Customs Controlled Areas

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The Canada Border Services Agency (CBSA) is designating Customs Controlled Areas (CCA) at Canadian ports of entry. These designated areas will help the CBSA address internal conspiracies or criminal activities at Canadian ports of entry and other areas associated with the border.

The CBSA's objective is to ensure that individuals with a legitimate reason to be in a CCA are able to carry out their business as usual. CCAs will include existing customs offices, buildings or other facilities, as well as additional areas designated by the Minister of Public Safety, as per the CCA regulations. CCAs will be demarcated and identified at exit/entry points and within the designated area through the use of notices and signage so that individuals are aware of when they are in a CCA and what their obligations are.

What's New?

In the past, the Customs Act provided CBSA officers with powers of questioning, examination and search that were limited to international travellers and goods. Amendments to the Act allowed for the creation of CCAs. CCAs will be areas where there is a likelihood that departing domestic travellers and domestic workers may come into contact with international travellers and goods not yet processed or released by the CBSA.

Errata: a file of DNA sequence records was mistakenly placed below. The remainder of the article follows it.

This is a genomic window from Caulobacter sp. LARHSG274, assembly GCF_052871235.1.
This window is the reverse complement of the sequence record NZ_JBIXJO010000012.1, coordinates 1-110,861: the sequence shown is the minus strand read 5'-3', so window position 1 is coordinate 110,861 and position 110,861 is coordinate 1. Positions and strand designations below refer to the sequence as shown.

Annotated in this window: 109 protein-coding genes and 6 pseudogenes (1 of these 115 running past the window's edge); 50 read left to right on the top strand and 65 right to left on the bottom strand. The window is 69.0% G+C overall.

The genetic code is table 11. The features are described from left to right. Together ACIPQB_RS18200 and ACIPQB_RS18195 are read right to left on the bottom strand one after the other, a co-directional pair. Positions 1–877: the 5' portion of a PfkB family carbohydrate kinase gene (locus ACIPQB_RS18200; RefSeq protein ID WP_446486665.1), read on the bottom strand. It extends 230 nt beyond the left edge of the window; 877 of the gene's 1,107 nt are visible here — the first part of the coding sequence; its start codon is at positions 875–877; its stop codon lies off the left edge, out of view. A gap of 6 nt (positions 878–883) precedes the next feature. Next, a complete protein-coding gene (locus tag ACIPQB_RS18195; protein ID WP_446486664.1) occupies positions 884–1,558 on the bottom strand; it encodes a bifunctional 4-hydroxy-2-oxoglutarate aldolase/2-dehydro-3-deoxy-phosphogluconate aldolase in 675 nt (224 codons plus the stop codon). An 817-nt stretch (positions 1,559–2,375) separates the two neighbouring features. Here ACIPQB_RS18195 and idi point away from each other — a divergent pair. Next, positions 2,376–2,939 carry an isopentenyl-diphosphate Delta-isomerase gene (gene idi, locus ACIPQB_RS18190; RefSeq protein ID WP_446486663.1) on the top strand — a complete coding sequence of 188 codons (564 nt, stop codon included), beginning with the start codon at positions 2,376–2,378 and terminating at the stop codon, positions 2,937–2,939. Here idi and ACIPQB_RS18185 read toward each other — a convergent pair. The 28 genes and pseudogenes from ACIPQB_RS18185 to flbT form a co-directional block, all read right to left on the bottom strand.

These legislative amendments will allow CBSA officers to carry out specific enforcement activities within a CCA, as well as at exit points; this expanded authority will give the CBSA the flexibility it needs to effectively monitor and control these areas. Any person in or exiting a CCA will be required to present and identify themselves to a CBSA officer when requested to do so. They must answer truthfully any questions asked by the officer and, upon request, present goods for examination.


The CCA regulations prescribe the persons or classes of persons that may be granted access to a CCA and the manner in which individuals must present themselves and report goods to a CBSA officer while in or exiting a CCA. In addition, the regulations stipulate the manners in which officers may conduct searches. The regulations allow CCAs to be enforced with minimal disruption to travellers, employees and businesses that have a legitimate purpose for being in a CCA, while enabling CBSA officers to focus on areas of risk and persons of interest.

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